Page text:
I recently watched Kipchoge: The Last Milestone, a Universal Pictures film documentary produced in 2021 by Ridley Scott. It follows professional long-distance runner Eliud Kipchoge as he strives to achieve something once thought impossible: to finish a marathon, or 42.195 km, in less than 2 hours. I participated seriously in several youth sports, I have completed almost 20 marathons (at a pedestrian pace, I must add), and I follow a wide range of sports. Athletic achievements inspire me, and I was vaguely aware that the marathon's mystical and impossible 2-hour mark was being threatened. It was considered by almost everyone who understands marathon running to be utterly impossible.
Eliud Kipchoge, regarded as the greatest marathoner of all time, believed differently. This incredibly humble human being from the Rift Valley Province in Kenya is now a legend. He holds the world record marathon time (2:01:39), he won two Gold medals for the marathon at the 2016 and 2020 Olympic Games (2:08:44 and 2:08:38, respectively), and he won silver and bronze medals for the 5,000 m at the 2008 and 2004 Olympic Games (13:02.08 and 13:15.10, respectively).1
Kipchoge set the target of breaking the 2-hour barrier for the marathon and assembled a team to help him accomplish his goal. This required running a pace of approximately 2:50 per km, or equivalent to 1:08 per lap around an athletics track for a total of 105 laps.
You don’t need to be a sports fan to get something out of the film. It demonstrates the indomitability of the human spirit when focused on a goal. The teamwork behind Kipchoge’s mission is something to behold. During his attempt at breaking the 2-hour mark on October 12, 2019, some of the world’s best marathoners, who would typically be competing against Kipchoge, set the pace for him by running in formation in 4-km segments.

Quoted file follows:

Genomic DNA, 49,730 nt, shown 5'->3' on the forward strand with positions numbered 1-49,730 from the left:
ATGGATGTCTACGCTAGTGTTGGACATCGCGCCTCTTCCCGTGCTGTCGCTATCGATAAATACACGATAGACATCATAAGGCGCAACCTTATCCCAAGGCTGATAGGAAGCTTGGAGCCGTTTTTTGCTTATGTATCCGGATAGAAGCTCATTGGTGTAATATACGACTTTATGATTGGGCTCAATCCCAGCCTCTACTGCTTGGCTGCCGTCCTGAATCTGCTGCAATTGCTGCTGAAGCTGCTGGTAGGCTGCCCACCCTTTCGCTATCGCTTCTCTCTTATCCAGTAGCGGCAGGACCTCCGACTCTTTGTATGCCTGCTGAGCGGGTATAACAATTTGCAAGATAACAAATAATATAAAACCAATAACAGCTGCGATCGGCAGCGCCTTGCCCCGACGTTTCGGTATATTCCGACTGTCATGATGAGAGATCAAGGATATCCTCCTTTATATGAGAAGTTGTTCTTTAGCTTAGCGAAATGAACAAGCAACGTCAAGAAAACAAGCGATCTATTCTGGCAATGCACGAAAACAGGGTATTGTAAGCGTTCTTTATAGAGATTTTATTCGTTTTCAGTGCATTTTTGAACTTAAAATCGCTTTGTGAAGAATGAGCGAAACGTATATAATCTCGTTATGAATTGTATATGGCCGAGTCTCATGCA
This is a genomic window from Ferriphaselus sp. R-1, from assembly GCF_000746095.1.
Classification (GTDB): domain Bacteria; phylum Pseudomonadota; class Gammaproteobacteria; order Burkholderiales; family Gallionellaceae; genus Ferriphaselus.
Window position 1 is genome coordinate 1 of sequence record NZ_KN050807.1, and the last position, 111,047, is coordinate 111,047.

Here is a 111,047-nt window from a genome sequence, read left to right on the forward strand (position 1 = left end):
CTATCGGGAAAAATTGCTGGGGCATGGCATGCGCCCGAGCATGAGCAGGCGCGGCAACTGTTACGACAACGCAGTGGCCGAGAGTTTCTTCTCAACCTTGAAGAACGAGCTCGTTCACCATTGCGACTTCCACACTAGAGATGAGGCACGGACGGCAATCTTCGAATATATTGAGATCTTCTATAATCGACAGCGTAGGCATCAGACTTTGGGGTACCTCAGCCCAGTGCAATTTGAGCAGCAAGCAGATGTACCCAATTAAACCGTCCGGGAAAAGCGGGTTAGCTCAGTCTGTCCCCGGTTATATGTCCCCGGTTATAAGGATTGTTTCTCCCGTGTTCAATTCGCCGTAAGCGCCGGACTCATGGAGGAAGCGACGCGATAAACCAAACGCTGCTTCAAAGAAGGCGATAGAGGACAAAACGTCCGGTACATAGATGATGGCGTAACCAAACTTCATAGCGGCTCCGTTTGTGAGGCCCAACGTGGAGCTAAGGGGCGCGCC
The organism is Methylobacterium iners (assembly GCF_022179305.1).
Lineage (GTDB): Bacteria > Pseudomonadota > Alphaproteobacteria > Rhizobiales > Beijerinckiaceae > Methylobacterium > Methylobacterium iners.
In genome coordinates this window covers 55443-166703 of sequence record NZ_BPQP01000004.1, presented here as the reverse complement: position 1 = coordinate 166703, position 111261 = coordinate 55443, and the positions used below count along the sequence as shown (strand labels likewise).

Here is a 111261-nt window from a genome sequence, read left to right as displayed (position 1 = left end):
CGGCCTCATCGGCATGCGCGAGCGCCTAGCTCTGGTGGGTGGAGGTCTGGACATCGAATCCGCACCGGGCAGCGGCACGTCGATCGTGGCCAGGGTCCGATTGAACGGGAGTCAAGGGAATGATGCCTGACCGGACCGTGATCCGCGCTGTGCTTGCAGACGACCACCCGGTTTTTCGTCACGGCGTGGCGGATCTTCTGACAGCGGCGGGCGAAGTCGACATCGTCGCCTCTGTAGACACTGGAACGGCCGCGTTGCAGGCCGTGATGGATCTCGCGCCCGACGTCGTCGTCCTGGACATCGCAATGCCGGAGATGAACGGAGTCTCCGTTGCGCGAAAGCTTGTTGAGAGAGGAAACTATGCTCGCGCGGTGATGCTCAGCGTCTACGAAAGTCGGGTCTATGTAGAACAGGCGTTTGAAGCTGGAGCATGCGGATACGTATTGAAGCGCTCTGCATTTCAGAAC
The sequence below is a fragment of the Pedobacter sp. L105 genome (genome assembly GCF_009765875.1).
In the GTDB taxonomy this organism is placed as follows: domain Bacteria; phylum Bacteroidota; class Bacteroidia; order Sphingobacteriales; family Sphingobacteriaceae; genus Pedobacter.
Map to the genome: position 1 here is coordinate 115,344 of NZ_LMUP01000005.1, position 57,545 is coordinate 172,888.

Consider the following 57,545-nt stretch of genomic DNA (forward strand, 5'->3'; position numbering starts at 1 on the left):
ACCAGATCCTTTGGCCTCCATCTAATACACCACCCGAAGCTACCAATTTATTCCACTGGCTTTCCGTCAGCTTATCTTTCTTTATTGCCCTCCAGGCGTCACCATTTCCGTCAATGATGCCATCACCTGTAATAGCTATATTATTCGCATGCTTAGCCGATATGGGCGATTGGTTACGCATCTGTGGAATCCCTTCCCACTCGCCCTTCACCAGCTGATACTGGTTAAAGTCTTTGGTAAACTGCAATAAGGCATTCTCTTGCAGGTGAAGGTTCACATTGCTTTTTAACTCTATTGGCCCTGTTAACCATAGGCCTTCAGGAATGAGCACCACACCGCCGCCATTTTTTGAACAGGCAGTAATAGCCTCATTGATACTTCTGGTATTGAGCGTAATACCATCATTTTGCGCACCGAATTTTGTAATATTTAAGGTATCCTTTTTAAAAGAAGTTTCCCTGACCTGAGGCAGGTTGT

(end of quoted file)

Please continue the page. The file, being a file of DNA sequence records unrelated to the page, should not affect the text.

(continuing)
Their efforts produced an incredible moment for humankind: Kipchoge finished the marathon in 1:59:33, breaking the magical 2-hour barrier.
Some of Kipchoge’s comments in the film can be applied to life. “In the journey of life, there are ups and downs. In the marathon, there are a lot of challenges. There is pain in training, pain in running. And joy at the end of the marathon. So, I can say marathon is life. The way you think about pain is the way your life will be. In this world, you need to undergo pain to be successful. At the apex of the pain, that is where success is.”2
The next time life throws a significant challenge my way, I am going to try to think like Eliud Kipchoge. He is an incredible athlete—a running machine with a strong mind and no limits. His traits are valuable assets for all of us in eye care as we continue helping people lead better lives by improving their vision.
Performance is key. This issue of CRST Europe is about visual performance—achieving new highs for our patients with the latest IOL designs and novel techniques and tools to enhance our performance. It takes a team effort, much like it did to set the world record marathon time. The pursuit of gain is a noble cause, and it is quite different from the avoidance of loss. Now, more than ever, we ophthalmologists need to focus on the pursuit of gain as our patients demand better outcomes.
1. World Atheltics. Eliud Kipchoge. Accessed January 31, 2022. https://worldathletics.org/athletes/kenya/eliud-kipchoge-14208194
2. Scott J. Kipchoge: The Last Milestone. [Streaming]. Universal City, California: Universal Pictures. 2021.
Arthur B. Cummings, MB CHB, FCS(SA), MMED(OPHTH), FRCS(EDIN)
Physician CEO, Wellington Eye Clinic, and Consultant Ophthalmologist, Beacon Hospital, Dublin, Ireland
Board of Directors, Alcon